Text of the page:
After the counter-terrorist operation by the United States and its allies at the end of 2001 and the beginning of 2002, an illusory impression was created that the problem of Afghanistan is finally resolved.

But the situation in that country turned out to be much more complicated. The forced removal of the Taliban regime did indeed take place, yet the transformation of the social, economical and political system of Afghanistan that had brought this ultra-radical group to the political arena of Afghanistan in the 1990s, did not.

Ensuring the resilience of the peaceful process that began with the fall of the Taliban remains a major problem. Leaders of military formations hold real power in the regions, and any attempts by the new government to exert influence on them are met with fierce resistance. Moreover, the struggle between the political forces based on ethnic and tribal background still continues and remains the main content of the political processes of this country. Practically, Afghanistan continues to be ethnically fragmented with all the consequences thereof.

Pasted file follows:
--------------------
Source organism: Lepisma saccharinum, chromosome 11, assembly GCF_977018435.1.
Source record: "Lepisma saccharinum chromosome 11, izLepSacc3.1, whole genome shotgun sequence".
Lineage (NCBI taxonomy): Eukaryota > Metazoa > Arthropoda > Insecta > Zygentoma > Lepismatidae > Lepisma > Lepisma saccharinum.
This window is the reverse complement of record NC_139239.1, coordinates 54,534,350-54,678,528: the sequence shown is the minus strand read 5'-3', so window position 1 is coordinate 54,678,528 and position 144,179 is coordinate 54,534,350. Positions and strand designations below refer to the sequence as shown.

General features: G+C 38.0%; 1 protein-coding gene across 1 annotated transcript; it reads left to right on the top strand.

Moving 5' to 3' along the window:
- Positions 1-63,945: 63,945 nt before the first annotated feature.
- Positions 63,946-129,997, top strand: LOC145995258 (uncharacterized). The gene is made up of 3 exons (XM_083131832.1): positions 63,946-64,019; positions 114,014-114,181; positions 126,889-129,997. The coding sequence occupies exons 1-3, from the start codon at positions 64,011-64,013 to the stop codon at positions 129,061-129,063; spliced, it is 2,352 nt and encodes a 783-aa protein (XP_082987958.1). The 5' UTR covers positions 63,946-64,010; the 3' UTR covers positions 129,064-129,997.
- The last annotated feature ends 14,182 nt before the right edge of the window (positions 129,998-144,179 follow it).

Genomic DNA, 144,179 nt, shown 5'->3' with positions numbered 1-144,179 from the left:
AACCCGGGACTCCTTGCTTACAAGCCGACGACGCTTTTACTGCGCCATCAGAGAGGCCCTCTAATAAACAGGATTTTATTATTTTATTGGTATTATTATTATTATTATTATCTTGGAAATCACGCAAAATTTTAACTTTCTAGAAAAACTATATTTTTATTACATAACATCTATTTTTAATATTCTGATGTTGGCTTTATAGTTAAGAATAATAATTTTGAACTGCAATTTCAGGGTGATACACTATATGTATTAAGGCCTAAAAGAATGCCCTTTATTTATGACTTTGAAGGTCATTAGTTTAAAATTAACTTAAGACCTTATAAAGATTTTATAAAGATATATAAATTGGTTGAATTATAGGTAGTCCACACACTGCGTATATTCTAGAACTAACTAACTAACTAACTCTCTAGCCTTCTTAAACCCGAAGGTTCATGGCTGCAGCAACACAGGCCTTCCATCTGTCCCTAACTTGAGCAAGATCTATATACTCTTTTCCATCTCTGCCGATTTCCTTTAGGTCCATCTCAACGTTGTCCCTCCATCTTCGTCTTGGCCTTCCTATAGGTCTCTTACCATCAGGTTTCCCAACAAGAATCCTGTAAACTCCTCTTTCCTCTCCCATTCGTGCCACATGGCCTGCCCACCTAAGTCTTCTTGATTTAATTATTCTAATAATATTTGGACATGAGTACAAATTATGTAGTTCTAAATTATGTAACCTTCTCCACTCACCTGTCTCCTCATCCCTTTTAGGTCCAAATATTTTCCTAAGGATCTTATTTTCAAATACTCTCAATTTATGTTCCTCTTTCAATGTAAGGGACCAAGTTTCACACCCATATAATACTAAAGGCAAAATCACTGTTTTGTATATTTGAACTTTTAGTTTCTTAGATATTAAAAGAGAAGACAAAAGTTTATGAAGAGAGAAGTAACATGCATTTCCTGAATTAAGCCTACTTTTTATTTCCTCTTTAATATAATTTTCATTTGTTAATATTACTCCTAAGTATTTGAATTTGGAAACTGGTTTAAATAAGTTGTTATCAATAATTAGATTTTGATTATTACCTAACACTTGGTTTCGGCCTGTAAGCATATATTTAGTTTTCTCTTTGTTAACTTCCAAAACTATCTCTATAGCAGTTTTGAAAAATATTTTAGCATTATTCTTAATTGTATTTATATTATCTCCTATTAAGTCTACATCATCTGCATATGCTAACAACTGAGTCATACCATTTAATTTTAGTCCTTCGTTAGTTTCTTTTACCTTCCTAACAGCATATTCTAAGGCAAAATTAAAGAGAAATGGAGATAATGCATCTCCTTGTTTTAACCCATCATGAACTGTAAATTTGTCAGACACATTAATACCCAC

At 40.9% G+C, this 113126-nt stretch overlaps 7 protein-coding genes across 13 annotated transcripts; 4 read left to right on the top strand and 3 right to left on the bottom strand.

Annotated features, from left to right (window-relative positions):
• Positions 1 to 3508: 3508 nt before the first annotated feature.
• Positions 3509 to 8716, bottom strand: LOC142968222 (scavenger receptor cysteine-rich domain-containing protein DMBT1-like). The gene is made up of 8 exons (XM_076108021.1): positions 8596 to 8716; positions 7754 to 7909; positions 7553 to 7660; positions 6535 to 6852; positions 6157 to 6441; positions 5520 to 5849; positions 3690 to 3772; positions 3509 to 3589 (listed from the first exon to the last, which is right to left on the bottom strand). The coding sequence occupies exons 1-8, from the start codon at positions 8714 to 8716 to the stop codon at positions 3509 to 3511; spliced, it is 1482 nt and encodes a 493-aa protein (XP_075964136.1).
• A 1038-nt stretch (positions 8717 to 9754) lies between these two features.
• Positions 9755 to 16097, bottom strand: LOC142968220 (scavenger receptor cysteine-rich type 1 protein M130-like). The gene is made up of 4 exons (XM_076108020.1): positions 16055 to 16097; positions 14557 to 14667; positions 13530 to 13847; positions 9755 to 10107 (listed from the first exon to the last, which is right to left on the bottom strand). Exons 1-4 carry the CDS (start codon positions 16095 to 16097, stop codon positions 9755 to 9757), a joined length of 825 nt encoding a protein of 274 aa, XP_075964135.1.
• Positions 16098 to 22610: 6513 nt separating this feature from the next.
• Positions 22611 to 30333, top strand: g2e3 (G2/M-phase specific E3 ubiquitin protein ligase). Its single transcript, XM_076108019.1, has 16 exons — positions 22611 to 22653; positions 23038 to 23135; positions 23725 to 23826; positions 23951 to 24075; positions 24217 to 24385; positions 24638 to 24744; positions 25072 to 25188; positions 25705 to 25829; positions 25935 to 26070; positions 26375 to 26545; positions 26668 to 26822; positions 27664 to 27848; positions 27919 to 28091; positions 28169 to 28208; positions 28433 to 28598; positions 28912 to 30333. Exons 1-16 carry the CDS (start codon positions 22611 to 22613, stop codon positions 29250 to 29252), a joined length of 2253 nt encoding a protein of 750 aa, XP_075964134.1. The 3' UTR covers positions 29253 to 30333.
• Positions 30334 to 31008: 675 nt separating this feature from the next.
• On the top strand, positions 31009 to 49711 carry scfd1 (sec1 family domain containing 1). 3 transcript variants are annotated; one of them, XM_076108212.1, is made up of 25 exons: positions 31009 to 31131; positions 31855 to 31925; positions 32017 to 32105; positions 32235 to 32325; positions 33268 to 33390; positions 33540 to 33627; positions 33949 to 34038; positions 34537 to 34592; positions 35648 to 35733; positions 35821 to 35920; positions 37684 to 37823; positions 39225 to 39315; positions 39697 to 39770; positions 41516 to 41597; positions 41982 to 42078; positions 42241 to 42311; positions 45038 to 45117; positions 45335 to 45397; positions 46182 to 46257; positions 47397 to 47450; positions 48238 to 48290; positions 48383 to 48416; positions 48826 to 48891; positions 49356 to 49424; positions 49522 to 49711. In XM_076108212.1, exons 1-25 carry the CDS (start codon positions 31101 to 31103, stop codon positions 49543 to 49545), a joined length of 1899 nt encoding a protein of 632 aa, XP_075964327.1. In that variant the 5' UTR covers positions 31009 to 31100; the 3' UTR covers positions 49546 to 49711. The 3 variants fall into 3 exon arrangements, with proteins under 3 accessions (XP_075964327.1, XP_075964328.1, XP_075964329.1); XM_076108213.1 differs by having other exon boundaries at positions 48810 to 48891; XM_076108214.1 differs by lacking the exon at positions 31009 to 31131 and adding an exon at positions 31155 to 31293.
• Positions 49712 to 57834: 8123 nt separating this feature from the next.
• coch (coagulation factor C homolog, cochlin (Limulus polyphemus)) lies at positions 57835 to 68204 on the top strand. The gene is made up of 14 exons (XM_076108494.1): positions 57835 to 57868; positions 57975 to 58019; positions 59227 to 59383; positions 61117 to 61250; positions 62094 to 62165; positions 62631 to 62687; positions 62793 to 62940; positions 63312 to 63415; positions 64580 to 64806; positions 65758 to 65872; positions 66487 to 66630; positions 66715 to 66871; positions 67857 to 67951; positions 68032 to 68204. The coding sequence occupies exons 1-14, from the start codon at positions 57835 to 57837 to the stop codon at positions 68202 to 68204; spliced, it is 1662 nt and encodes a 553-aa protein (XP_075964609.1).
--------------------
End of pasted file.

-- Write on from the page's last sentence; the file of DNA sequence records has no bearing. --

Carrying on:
As a result of all of this, the tensions and conflict in Afghanistan are rising again. Recently major attacks by the militants reportedly took place in several provinces against both patrols, roadblocks, and the peaceful facilities related to the restoration of Afghanistan. In particular, news reports continue to come in on a regular basis about the military clashes in the provinces of Konar, Nangarhar, Paktia, Khost, Zabol, Oruzgan, and Qandahar.

In one way or another the Taliban control a number of provinces. By some information, the government of Khamid Karzai controls the situation in no more than 10 out 32 administrative units. The majority of governors have their own military units that provide resistance to both extremists and the official military structures.

As a result of the overthrow of the Taliban regime, the problem of narcotics in Afghanistan was not resolved. The flow of drugs initially reduced, but then grew and outgrew the previous level. UN experts believe that in 2002 the acreage seeded with opium poppy in Afghanistan amounted to 74,000 hectares, which is 10 times more than in 2001. Last year, a record amount of raw opium was produced there, more than 4,500 tons. It should also be noted that the bulk of 10,000 tons of opium produced during the previous 3-4 years, minus the amount shipped to the markets, was not discovered and seized as part of the international anti-terrorist operation.